The only part of the equation that is currently
stalled is the "increases the price" part. Thus
far, we treasure these scopes, but we value them
like they are trash.

We want them, but are too cheap to pay for them. We
just complain, but don't increase the prices we are
willing to pay.

-Chuck Harris

Jamie Ostrowski wrote:
And lastly, before I go close out my day and drown in a sea of random
youtube videos for the evening, as cool as they are, they are just
oscilloscopes, and there's just a lot of other cool vintage gear out
there
to attract buyers. When they start hitting $500, people say "well, that's
really cool but...look at all the other cool vintage gear I could get for
that."... So...that has a big impact as well. Ultimately, you can really
increase the price, but people are going to look for other things to
restore.



Chuck Harris
 

I am certain there is a reason for every person that
says no, rather than yes, to a higher priced 535.

Just as I may say no to a higher priced antique car.

My point is, that if you don't own it, you get no say
in what the person that does own it does with it.

Complaining about a tube harvester, harvesting tubes
because he sees a higher price for the tubes than
anyone is willing to pay for the scope as a whole,
seems fatuous at best.

If one doesn't like that the scopes get their tubes
removed and sold, one should offer a higher price for
the scope with tubes than the audiofools pay for the
tubes, without the scope.

The economic model will change to disfavor tube
harvesting almost instantly.

If you want to know what a reasonable price is, do an
inventory of the tubes in the scope, and check the sold
prices for the same tubes on ebay. Then make your offer
for the 535 be more than the sum of those tube prices
on ebay.

-Chuck Harris

Harvey White wrote:

Perhaps we don't have the money?

How much is a used 535 worth?

Firstly as a scope.

Secondly as a collector's object to be restored.

Thirdly a source of oh so valuable tubes.

Fourth as a source of spare parts for a working unit.

What would you suggest as "reasonable" prices we might pay....?

Harvey

Roy Thistle
 

On Wed, Sep 18, 2019 at 07:13 PM, Jamie Ostrowski wrote:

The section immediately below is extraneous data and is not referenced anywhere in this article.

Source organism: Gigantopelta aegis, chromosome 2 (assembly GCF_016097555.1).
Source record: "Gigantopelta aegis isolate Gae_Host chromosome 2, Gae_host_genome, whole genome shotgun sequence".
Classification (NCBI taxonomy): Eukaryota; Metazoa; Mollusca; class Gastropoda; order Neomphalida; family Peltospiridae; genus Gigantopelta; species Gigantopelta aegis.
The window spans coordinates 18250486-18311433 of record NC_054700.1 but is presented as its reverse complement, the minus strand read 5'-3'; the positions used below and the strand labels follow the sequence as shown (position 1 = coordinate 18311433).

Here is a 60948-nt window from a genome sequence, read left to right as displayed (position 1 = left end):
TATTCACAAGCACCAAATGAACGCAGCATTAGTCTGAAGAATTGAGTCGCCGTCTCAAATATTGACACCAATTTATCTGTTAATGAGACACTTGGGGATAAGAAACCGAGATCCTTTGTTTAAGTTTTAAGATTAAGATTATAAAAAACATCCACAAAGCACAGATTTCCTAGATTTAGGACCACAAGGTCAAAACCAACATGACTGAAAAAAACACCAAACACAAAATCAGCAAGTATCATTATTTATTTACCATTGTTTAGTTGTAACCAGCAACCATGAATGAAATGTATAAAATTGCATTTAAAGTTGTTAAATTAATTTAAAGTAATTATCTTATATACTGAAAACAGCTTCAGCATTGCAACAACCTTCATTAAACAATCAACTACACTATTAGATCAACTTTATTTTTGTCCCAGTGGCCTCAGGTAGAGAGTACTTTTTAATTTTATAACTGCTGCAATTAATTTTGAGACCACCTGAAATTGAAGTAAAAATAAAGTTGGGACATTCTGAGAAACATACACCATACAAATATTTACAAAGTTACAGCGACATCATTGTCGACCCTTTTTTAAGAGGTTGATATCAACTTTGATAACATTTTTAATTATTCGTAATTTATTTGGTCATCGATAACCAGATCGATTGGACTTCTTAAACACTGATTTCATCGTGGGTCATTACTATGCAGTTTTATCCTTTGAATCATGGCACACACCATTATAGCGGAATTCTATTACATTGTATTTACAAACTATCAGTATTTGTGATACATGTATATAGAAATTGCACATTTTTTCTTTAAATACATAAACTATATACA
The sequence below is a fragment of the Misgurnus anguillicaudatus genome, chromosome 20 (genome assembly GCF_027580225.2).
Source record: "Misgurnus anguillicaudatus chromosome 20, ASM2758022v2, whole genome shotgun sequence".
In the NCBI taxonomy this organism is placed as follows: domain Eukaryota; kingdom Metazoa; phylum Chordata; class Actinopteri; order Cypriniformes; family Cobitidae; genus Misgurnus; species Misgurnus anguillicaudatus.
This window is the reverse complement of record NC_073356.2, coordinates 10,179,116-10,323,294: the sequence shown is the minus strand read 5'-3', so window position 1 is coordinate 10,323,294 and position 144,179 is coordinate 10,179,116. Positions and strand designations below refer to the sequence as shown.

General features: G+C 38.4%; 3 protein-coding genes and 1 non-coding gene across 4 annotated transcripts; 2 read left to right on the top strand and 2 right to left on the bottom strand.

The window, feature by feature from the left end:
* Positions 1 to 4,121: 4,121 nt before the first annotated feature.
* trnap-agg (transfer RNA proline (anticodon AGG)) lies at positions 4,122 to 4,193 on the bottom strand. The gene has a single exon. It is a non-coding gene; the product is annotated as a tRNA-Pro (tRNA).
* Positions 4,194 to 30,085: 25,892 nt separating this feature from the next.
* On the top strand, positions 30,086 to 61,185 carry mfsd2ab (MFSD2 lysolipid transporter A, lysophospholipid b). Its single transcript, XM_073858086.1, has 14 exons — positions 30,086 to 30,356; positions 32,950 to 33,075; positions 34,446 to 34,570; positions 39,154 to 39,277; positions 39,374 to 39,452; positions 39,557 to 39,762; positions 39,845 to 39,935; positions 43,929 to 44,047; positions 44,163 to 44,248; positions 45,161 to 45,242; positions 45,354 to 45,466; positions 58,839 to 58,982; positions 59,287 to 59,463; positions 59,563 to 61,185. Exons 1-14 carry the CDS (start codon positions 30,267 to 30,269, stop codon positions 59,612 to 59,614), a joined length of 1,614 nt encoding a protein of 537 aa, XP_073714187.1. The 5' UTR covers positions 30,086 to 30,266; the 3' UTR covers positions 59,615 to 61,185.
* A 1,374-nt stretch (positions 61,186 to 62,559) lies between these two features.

I wish there was a way to find a way to keep the classic scopes out of the
hands of the tube harvesters.
Hi All:
The only way I found to do it was to offer more ( some times way more ) than what the tube hounds were willing to pay. Some people here are suggesting that solution.
In my experience, these tube harvesting guys are hard-bitten. And as far as I can reason, irrationally motivated by flummery they believe, or foist on their buyers.
Throwing money at the problem, will only be cause for asking for more money to be thrown.
I surmise, that the copious number of individuals willing to claim or believe, that brand X 12AX7 et. al. gives "a warm sweet chocolatey sound, with a hint of nutmeg" won't be deterred by the rational economic principle of diminishing returns. Quite the opposite: they will be thinking they are paying for a premium quality of sound that no one else has. The emperor is always willing to pay more for new clothes.
The only way, in my opinion, to rectify this situation is for common sense, and rationality to prevail.
Roy

Glenn Little
 

When these fanatics pay $2500.00 for a 1.5 meter power cord, where is the limit for tubes.

See:?? https://www.essentialsound.com/essence-power-cord.htm

Glenn

On 9/19/2019 4:28 PM, Roy Thistle wrote:
On Wed, Sep 18, 2019 at 07:13 PM, Jamie Ostrowski wrote:

I wish there was a way to find a way to keep the classic scopes out of the
hands of the tube harvesters.
Hi All:
The only way I found to do it was to offer more ( some times way more ) than what the tube hounds were willing to pay. Some people here are suggesting that solution.
In my experience, these tube harvesting guys are hard-bitten. And as far as I can reason, irrationally motivated by flummery they believe, or foist on their buyers.
Throwing money at the problem, will only be cause for asking for more money to be thrown.